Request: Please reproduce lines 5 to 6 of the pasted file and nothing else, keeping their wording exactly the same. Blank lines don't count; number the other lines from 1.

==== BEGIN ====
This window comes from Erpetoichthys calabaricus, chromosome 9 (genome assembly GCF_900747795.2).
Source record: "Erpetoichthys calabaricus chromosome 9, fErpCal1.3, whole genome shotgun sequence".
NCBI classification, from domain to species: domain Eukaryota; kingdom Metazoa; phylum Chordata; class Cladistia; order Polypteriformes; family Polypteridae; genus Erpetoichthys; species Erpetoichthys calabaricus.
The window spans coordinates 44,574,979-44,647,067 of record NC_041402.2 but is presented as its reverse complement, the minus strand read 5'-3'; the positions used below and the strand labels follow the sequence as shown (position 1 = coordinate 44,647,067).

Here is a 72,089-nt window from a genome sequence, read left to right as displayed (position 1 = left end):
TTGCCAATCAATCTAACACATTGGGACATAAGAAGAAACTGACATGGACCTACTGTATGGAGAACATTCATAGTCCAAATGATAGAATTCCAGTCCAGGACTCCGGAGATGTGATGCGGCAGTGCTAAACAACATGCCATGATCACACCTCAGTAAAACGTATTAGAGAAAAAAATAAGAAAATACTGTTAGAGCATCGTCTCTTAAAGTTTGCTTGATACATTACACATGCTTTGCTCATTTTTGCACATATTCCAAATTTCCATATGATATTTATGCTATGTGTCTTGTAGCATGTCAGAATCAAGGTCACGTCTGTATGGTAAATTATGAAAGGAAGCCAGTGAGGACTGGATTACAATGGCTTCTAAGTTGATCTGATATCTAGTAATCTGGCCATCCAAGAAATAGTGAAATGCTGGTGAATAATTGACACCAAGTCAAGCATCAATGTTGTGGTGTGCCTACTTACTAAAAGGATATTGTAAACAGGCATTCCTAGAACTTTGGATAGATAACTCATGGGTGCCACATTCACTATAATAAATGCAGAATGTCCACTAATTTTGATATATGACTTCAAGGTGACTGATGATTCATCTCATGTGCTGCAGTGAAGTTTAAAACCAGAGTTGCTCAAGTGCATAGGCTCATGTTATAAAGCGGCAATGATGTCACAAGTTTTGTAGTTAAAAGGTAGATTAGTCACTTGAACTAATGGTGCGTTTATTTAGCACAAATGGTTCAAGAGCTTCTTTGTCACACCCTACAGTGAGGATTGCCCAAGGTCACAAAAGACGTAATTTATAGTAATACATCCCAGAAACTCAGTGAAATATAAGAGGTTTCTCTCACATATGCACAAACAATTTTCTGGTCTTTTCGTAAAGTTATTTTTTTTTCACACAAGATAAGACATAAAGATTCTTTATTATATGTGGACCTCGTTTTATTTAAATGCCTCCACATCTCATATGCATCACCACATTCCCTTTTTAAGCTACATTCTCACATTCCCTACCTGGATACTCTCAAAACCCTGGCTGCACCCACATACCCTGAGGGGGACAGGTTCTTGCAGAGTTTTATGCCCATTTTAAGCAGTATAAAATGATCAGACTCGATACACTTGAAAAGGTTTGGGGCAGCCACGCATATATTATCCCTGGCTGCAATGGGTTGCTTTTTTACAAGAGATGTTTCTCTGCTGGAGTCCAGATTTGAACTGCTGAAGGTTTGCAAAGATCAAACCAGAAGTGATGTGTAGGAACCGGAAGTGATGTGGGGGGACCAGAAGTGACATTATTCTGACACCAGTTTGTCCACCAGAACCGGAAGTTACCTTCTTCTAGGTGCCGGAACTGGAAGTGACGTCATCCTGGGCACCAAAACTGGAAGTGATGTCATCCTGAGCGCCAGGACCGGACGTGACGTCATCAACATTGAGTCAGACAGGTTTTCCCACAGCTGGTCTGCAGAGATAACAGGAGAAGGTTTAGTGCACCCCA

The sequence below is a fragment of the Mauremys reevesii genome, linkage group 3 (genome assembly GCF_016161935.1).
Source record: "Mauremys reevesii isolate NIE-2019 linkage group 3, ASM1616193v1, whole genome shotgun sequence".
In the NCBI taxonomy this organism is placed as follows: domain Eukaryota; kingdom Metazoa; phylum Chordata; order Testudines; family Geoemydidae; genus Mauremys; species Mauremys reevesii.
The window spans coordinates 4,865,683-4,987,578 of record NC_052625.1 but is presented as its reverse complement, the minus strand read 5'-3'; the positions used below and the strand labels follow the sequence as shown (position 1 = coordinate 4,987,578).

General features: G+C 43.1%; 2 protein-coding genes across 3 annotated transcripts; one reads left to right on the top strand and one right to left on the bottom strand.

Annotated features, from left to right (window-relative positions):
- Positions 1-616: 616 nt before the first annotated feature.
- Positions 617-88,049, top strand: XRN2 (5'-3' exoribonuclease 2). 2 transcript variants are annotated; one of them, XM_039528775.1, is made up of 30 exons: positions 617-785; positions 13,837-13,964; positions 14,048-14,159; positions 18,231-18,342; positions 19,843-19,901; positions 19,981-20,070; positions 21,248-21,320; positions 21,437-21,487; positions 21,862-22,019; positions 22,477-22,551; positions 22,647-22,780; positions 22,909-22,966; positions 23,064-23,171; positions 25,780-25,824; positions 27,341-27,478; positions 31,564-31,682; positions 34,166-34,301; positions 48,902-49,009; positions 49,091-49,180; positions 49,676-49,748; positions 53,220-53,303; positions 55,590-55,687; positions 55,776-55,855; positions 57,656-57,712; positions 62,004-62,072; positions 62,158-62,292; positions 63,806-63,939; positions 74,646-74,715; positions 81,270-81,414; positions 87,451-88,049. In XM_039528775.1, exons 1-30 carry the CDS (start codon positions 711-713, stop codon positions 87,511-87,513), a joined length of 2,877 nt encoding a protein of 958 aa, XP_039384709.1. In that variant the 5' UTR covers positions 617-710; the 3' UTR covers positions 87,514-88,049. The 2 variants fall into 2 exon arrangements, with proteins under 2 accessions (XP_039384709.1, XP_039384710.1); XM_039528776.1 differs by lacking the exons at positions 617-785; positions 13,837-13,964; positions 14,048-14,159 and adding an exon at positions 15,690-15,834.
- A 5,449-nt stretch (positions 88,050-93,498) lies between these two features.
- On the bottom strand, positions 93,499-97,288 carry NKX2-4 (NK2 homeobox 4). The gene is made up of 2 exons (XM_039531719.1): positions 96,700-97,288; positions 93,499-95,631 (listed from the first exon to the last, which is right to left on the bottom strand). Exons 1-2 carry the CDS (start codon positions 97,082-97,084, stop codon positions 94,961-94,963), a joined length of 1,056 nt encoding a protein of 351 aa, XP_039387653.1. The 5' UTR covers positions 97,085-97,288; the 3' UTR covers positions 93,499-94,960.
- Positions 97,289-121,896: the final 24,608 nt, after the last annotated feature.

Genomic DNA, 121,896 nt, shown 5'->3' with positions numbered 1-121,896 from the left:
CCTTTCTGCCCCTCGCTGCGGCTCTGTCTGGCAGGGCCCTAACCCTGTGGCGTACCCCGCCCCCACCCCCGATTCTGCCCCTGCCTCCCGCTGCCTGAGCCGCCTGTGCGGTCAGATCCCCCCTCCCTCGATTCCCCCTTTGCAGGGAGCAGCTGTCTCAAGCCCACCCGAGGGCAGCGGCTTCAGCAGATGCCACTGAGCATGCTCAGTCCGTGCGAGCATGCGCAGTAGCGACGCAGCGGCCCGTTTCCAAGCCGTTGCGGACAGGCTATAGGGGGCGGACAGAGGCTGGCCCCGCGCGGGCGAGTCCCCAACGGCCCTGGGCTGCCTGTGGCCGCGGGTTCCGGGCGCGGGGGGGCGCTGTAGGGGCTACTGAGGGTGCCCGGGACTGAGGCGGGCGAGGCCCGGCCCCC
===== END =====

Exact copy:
Here is a 72,089-nt window from a genome sequence, read left to right as displayed (position 1 = left end):
TTGCCAATCAATCTAACACATTGGGACATAAGAAGAAACTGACATGGACCTACTGTATGGAGAACATTCATAGTCCAAATGATAGAATTCCAGTCCAGGACTCCGGAGATGTGATGCGGCAGTGCTAAACAACATGCCATGATCACACCTCAGTAAAACGTATTAGAGAAAAAAATAAGAAAATACTGTTAGAGCATCGTCTCTTAAAGTTTGCTTGATACATTACACATGCTTTGCTCATTTTTGCACATATTCCAAATTTCCATATGATATTTATGCTATGTGTCTTGTAGCATGTCAGAATCAAGGTCACGTCTGTATGGTAAATTATGAAAGGAAGCCAGTGAGGACTGGATTACAATGGCTTCTAAGTTGATCTGATATCTAGTAATCTGGCCATCCAAGAAATAGTGAAATGCTGGTGAATAATTGACACCAAGTCAAGCATCAATGTTGTGGTGTGCCTACTTACTAAAAGGATATTGTAAACAGGCATTCCTAGAACTTTGGATAGATAACTCATGGGTGCCACATTCACTATAATAAATGCAGAATGTCCACTAATTTTGATATATGACTTCAAGGTGACTGATGATTCATCTCATGTGCTGCAGTGAAGTTTAAAACCAGAGTTGCTCAAGTGCATAGGCTCATGTTATAAAGCGGCAATGATGTCACAAGTTTTGTAGTTAAAAGGTAGATTAGTCACTTGAACTAATGGTGCGTTTATTTAGCACAAATGGTTCAAGAGCTTCTTTGTCACACCCTACAGTGAGGATTGCCCAAGGTCACAAAAGACGTAATTTATAGTAATACATCCCAGAAACTCAGTGAAATATAAGAGGTTTCTCTCACATATGCACAAACAATTTTCTGGTCTTTTCGTAAAGTTATTTTTTTTTCACACAAGATAAGACATAAAGATTCTTTATTATATGTGGACCTCGTTTTATTTAAATGCCTCCACATCTCATATGCATCACCACATTCCCTTTTTAAGCTACATTCTCACATTCCCTACCTGGATACTCTCAAAACCCTGGCTGCACCCACATACCCTGAGGGGGACAGGTTCTTGCAGAGTTTTATGCCCATTTTAAGCAGTATAAAATGATCAGACTCGATACACTTGAAAAGGTTTGGGGCAGCCACGCATATATTATCCCTGGCTGCAATGGGTTGCTTTTTTACAAGAGATGTTTCTCTGCTGGAGTCCAGATTTGAACTGCTGAAGGTTTGCAAAGATCAAACCAGAAGTGATGTGTAGGAACCGGAAGTGATGTGGGGGGACCAGAAGTGACATTATTCTGACACCAGTTTGTCCACCAGAACCGGAAGTTACCTTCTTCTAGGTGCCGGAACTGGAAGTGACGTCATCCTGGGCACCAAAACTGGAAGTGATGTCATCCTGAGCGCCAGGACCGGACGTGACGTCATCAACATTGAGTCAGACAGGTTTTCCCACAGCTGGTCTGCAGAGATAACAGGAGAAGGTTTAGTGCACCCCA